Wednesday, May 30, 2012

Stargate SG-1--"Resurrection"

I am often intrigued by television episodes that are crafted by the actors themselves. ‘Resurrection’ is a double treat in that regard. Michael Shanks pens the script while Amanda Tapping makes her directorial debut. Unfortunately, the finished product comes across as amateur hour. What it boils down to is shanks and Tapping are trying a little too hard to be artsy fartsy when, like colleague Christopher Judge’s creative efforts, they should have just straight out told the story they wanted to tell. I do note with amusement Richard Dean Anderson’s waning enthusiasm for being on the series is taken into account--jack is neither seen, nor even mentioned.

Sam, Daniel, and Teal’c are called to Los Angeles after a rogue NID experiment to create a human/Goa’uld hybrid is discovered. The hybrid, a young woman named Anna, went wild and murdered 32 NID scientists before being captured herself. Keffler, the scientist in charge, plays it cold and uncooperative at first, but eventually reveals the NID wanted to learn all the Goa’uld secrets, which they pass on genetically, by creating the hybrid. The Goa’uld personality, Sehkmet, over took the human part and went on the murdering spree before anything could be revealed. Daniel tries to bond with anna by showing an interest in chalk drawings she has hanging all over her cell. One rawing leads him to open a Goa’uld ark which turns out to be a large bomb. Our heroes have sixteen hours to defuse the bomb with jack Bauer nowhere in sight.

If all that sounds exciting, keep in mind the entire story takes place in three rooms with virtually nothing but dialogue carrying the story. Reams of dialogue, folks. The entire episode bounces between three different scenes: Sam interrogating Keffler, Daniel helping Anna channel Sehkmet’s knowledge, and Dr. Lee and Teal’c attempting to disarm the bomb. The format might not be so boring if it lead anywhere, but it does not. Keffler escapes custody, Sehkmet takes over anna and also escapes, and Lee manages to disarm the bomb without Sehekmet’s help. In the end, Sehkmet encounters the fleeing Keffler and kills him, but it turns out to be Anna instead. She wanted revenge for the torture she experienced. She is also fatally wounded in the attack on keffler, so all is wrapped up in a neat little bow.

I call “Resurrection” amateur hour for good reason. Shanks and Tapping are too green to do what they wanted to accomplish. Let me take these in order.

Shanks’ script is a hodgepodge of direct lifts from other sources and pretentious efforts at drama. So much of the elements of “Resurrection” are from The Silence of the Lambs. shanks does it on purpose--Sam and Agent Malcolm Barrett even joke about Keffler’s Hannibal Lector act while he is under interrogation, and the joke is spot on. As is Anna, who is being helf in a cage in the middle of a warehouse in much the same manner as lector was held in Memphis. Clarice starling gave him his drawings to hang up. Anna has her chalk drawings all around. If the episode was good, you might consider that stuff clever homage. But “Resurrection” is bad, so it is just a cheap rip off. The episode itself is bad because the tension that has been building up--can Anna channel her inner Goa’uld in order to defuse the bomb--goes out the window when lee does it himself. The tension switches in the final few moments to Anna murdering Keffler. The ending gnaws at your emotions, but what about the 40 minutes worth of stuff we just sat through for pretty much nothing?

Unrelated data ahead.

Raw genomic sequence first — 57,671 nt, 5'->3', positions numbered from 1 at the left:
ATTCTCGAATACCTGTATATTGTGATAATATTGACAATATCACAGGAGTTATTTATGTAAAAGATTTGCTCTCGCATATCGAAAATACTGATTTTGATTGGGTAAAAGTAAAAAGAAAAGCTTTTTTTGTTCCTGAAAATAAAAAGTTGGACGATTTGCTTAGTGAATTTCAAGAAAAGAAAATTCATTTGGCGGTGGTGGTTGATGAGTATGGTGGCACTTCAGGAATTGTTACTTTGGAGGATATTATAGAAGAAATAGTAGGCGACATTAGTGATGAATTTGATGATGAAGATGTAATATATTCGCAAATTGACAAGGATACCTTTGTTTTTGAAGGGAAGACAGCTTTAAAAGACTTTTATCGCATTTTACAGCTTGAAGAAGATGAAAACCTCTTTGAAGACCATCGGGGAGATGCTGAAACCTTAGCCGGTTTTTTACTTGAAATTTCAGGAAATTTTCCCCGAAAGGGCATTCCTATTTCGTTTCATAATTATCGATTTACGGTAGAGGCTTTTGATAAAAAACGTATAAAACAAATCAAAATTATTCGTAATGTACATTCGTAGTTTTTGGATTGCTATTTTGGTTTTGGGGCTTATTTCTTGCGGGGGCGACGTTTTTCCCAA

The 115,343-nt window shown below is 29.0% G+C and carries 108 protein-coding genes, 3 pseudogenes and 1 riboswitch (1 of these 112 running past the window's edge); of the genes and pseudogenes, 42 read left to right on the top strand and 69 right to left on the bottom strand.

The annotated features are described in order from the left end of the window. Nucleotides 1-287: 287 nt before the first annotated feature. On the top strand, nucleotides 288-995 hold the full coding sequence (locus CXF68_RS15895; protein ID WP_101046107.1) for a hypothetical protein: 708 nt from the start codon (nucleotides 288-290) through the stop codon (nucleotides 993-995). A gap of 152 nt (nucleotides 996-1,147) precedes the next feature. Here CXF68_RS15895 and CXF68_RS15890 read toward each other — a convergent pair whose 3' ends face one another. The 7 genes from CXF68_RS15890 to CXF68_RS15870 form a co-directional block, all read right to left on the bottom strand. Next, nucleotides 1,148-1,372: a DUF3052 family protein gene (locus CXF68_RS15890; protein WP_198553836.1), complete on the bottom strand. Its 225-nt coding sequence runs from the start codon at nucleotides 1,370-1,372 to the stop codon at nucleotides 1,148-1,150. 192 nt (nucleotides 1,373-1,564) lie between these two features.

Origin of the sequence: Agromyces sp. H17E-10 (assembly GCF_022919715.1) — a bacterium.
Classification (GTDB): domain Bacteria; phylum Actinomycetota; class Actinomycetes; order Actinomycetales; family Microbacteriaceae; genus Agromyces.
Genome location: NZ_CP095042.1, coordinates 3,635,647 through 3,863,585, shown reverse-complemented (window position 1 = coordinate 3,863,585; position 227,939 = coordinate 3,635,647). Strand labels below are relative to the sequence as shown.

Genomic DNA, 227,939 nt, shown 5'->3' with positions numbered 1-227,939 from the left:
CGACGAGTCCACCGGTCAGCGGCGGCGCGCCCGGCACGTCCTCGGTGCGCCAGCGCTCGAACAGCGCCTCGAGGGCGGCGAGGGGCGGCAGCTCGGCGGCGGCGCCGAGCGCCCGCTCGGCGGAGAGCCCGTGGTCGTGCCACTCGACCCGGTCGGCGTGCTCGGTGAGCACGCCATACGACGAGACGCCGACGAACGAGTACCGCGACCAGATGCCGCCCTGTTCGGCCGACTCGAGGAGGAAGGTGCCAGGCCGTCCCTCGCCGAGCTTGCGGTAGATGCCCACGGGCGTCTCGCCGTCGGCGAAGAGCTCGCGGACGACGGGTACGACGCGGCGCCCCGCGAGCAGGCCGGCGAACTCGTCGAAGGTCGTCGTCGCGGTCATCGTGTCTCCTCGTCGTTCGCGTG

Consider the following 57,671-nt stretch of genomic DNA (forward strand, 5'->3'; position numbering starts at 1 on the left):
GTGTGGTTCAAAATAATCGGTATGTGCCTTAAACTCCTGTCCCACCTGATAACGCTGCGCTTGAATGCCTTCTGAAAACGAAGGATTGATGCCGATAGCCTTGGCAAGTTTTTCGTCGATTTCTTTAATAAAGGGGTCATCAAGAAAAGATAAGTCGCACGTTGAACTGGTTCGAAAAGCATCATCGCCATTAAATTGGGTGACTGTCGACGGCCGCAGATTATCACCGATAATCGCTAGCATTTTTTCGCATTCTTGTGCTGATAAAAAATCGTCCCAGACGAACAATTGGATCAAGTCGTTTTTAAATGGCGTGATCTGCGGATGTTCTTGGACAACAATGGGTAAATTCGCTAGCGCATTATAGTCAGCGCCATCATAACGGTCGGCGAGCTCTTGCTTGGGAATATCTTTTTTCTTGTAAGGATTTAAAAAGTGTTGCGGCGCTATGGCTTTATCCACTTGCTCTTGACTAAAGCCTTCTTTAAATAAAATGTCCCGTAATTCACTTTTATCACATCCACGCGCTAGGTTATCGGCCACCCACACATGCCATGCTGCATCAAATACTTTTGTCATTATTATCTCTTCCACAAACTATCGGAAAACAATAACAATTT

I hate to pile on, but when a script is bad, nagging plotholes are difficult to overlook. How did a raging killing machine like Sehkmet managed to be apprehended after her killing spree? Keffler is the only one left alive, so he had to be responsible for stopping her, but how? We do not know. A bigger problem is the bomb. There is no explanation given as to why they cannot just move the darn thing. It is in a box, for heaven’s sake. The timer is set for sixteen hours, too. They could deliver the bomb safely into the desert by horseback in that amount. I have to assume there is a reason our heroes do not move the bomb, but none is offered up on screen.

As for the directing, Tapping goes for a lot of cliché shots in order to beat us over the head with the emotions she is trying to convey. She also likes to utilize weird angle just to show she has a unique vision, but it winds up being too unique. The weirness detrats from the story. I will give her a B for good faith effort. She does all the directorial student tricks--characters reflected in glass during a conversation, arrogant characters shown with upturned angles while submissive characters are angled down upon, and overhead, turning angles during the depiction of Anna losing control of herself. That sort of stuff should have been left up to the actors to convey with normal camera angles, but tapping clealy has something to prove. She will go on to direct several episodes of Sanctuary, but this is her only Stargate SG-1 outing.

I am down on “Resurrection,” but I am not going to recommend skipping it. It is worth seeing in order to appreciate how good the show normally is when done by experienced professionals. Shanks and Tapping obviously had much they wanted to do with the material, but lacked the know how to pull it off. Nevertheless, it is a labor of love. I hate to be too cruel about those regardless of the results.

Rating: ** (out of 5)

No comments:

Post a Comment